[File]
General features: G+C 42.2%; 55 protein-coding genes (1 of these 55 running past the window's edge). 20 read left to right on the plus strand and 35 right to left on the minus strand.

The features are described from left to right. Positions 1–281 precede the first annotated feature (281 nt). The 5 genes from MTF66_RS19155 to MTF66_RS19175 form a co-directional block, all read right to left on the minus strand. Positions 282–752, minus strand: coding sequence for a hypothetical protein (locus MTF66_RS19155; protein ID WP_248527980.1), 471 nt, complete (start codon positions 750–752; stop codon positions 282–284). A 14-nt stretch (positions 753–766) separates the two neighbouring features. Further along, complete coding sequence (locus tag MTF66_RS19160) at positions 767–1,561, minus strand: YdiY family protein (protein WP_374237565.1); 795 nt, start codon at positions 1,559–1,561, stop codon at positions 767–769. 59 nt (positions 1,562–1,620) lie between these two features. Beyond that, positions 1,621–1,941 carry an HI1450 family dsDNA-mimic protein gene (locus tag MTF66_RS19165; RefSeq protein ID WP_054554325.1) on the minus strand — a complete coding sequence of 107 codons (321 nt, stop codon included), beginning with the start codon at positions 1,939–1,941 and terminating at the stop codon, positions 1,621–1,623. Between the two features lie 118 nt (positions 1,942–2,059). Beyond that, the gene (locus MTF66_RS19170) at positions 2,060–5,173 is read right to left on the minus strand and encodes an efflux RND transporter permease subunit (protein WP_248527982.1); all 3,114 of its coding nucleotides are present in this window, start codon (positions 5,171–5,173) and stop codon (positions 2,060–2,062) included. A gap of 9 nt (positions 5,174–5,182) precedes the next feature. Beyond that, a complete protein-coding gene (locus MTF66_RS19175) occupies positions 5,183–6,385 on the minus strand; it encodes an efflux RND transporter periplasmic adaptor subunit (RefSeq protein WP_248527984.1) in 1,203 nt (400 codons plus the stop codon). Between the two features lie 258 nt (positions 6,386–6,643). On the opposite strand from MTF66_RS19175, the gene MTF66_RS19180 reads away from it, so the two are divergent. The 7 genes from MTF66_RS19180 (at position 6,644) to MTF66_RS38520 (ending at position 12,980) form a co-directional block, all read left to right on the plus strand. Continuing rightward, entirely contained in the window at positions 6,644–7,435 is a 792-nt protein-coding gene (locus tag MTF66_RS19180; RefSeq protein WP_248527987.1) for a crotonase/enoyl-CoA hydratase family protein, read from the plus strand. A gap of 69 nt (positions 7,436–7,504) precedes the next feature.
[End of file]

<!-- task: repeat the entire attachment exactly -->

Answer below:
General features: G+C 42.2%; 55 protein-coding genes (1 of these 55 running past the window's edge). 20 read left to right on the plus strand and 35 right to left on the minus strand.

The features are described from left to right. Positions 1–281 precede the first annotated feature (281 nt). The 5 genes from MTF66_RS19155 to MTF66_RS19175 form a co-directional block, all read right to left on the minus strand. Positions 282–752, minus strand: coding sequence for a hypothetical protein (locus MTF66_RS19155; protein ID WP_248527980.1), 471 nt, complete (start codon positions 750–752; stop codon positions 282–284). A 14-nt stretch (positions 753–766) separates the two neighbouring features. Further along, complete coding sequence (locus tag MTF66_RS19160) at positions 767–1,561, minus strand: YdiY family protein (protein WP_374237565.1); 795 nt, start codon at positions 1,559–1,561, stop codon at positions 767–769. 59 nt (positions 1,562–1,620) lie between these two features. Beyond that, positions 1,621–1,941 carry an HI1450 family dsDNA-mimic protein gene (locus tag MTF66_RS19165; RefSeq protein ID WP_054554325.1) on the minus strand — a complete coding sequence of 107 codons (321 nt, stop codon included), beginning with the start codon at positions 1,939–1,941 and terminating at the stop codon, positions 1,621–1,623. Between the two features lie 118 nt (positions 1,942–2,059). Beyond that, the gene (locus MTF66_RS19170) at positions 2,060–5,173 is read right to left on the minus strand and encodes an efflux RND transporter permease subunit (protein WP_248527982.1); all 3,114 of its coding nucleotides are present in this window, start codon (positions 5,171–5,173) and stop codon (positions 2,060–2,062) included. A gap of 9 nt (positions 5,174–5,182) precedes the next feature. Beyond that, a complete protein-coding gene (locus MTF66_RS19175) occupies positions 5,183–6,385 on the minus strand; it encodes an efflux RND transporter periplasmic adaptor subunit (RefSeq protein WP_248527984.1) in 1,203 nt (400 codons plus the stop codon). Between the two features lie 258 nt (positions 6,386–6,643). On the opposite strand from MTF66_RS19175, the gene MTF66_RS19180 reads away from it, so the two are divergent. The 7 genes from MTF66_RS19180 (at position 6,644) to MTF66_RS38520 (ending at position 12,980) form a co-directional block, all read left to right on the plus strand. Continuing rightward, entirely contained in the window at positions 6,644–7,435 is a 792-nt protein-coding gene (locus tag MTF66_RS19180; RefSeq protein WP_248527987.1) for a crotonase/enoyl-CoA hydratase family protein, read from the plus strand. A gap of 69 nt (positions 7,436–7,504) precedes the next feature.